I mean, yes, I understand why people might maintain a safe distance from classics. The books of the genre can be somewhat intimidating. Native speakers and avid readers, too, find classics to be daunting at times. There’s enough chance that you’ve been suggested to read children’s classics if you’ve been looking for “easy” or “simple” recommendations. Otherwise, you’ve been told to pick up boring stories written in minimalist vocabulary. With all that in mind, in this article, I will recommend five easy-to-understand classic books that are enjoyable.
1984 by George Orwell
One of the remarkable works under the dystopian fiction genre! Written in 1949, 1984 is a reflection of the political satirist aspect of George Orwell. The book paints a unique class struggle within a totalitarian bureaucratic setting. It is known for being well ahead of its time as well.
Treasure Island by Robert Louis Stevenson
A synopsis is unnecessary, I believe. You sure have watched one of the films or mini-series adaptations of the title. Also, I must say: NO, you don’t know the story. The book is much different from whatever you’ve seen in the movies. That being said, read the book. You won’t regret it.
The Curious Case of Benjamin Button by F Scott Fitzgerald
Unlike one of his most famous books, The Great Gatsby, this short story is a satirical representation of the dark sides of human nature. The story starts with the birth of Benjamin Button, who arrives in the world as a 70-year-old man. Over time, both his physical and mental age reduces. He starts with being an older man in need of a cane but eventually ends in a kindergarten. At last, he ends up requiring assistance from a nurse – because he is a less-than-a-month-old baby now.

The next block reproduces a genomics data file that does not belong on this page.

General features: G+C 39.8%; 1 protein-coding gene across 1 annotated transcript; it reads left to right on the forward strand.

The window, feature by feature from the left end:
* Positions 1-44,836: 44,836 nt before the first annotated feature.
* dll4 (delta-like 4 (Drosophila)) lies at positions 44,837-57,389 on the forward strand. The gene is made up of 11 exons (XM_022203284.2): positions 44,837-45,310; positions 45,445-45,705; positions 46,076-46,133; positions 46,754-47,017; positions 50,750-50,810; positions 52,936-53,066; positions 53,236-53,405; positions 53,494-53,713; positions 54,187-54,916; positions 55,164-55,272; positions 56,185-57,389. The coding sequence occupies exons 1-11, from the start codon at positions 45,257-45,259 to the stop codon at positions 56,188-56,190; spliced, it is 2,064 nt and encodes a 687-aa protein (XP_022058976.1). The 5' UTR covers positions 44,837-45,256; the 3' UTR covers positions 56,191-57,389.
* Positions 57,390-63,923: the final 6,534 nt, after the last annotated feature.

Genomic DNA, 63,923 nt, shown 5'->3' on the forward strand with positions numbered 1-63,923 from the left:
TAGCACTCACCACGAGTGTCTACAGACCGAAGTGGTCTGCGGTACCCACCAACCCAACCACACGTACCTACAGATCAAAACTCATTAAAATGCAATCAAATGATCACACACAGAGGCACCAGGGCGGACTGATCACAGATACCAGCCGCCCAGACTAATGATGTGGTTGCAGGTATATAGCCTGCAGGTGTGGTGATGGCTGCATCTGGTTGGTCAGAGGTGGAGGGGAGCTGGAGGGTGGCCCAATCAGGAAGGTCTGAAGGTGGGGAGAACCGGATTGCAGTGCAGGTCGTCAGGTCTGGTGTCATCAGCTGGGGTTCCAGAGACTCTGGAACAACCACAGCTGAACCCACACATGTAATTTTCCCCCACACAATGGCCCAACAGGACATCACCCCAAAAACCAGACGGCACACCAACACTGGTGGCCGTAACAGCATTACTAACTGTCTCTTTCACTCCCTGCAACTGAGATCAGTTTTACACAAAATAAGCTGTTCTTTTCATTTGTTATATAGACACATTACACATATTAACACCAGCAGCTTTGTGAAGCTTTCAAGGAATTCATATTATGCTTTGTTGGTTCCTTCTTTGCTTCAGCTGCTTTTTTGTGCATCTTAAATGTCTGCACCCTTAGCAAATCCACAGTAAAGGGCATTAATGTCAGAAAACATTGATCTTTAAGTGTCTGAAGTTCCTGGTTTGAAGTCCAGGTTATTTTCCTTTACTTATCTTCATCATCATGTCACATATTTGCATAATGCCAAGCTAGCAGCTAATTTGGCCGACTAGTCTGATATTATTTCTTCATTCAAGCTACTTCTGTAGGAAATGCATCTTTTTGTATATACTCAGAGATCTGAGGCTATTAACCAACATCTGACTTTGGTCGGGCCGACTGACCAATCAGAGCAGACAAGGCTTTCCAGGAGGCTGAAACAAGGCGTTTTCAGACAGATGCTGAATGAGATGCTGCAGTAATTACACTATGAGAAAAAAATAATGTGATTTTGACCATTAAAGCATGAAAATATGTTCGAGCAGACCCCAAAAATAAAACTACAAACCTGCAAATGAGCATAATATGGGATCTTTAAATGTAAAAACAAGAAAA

Lady Susan by Jane Austen
Austen is known for her challenging yet enjoyable writing style. The readers mostly gravitate towards picking up Pride and Prejudice, for it is the most discussed book of hers. Considering that, Lady Susan is one of her most underrated books. The novel follows a young, attractive, witty, and intelligent woman named Lady Susan Vernon in an epistolary (in the form of letters) form. Being amoral and ill-spirited as a person, Lady Susan is a type of character Austen isn’t famous for portraying. You’ll hate to love the character.
The Bell Jar by Sylvia Plath
Are you going through depression? Read the book to reflect on a few of the multiple patterns of depressive thoughts and understand how it works. That said, this book, for the same reasons, is for everyone and, at the same time, for none. The novel follows a nineteen-year-old brilliant girl who faces several phases of mental breakdowns resulting in mental illness.
There are plenty of classic books stuffed with infrequently used words and long sentences that might require you to reread. But, not all classics are as hard. If you can keep your fear away and a comfortable classic nearby, you’ll soon find yourself dwelling comfortably in the realm of classic literature.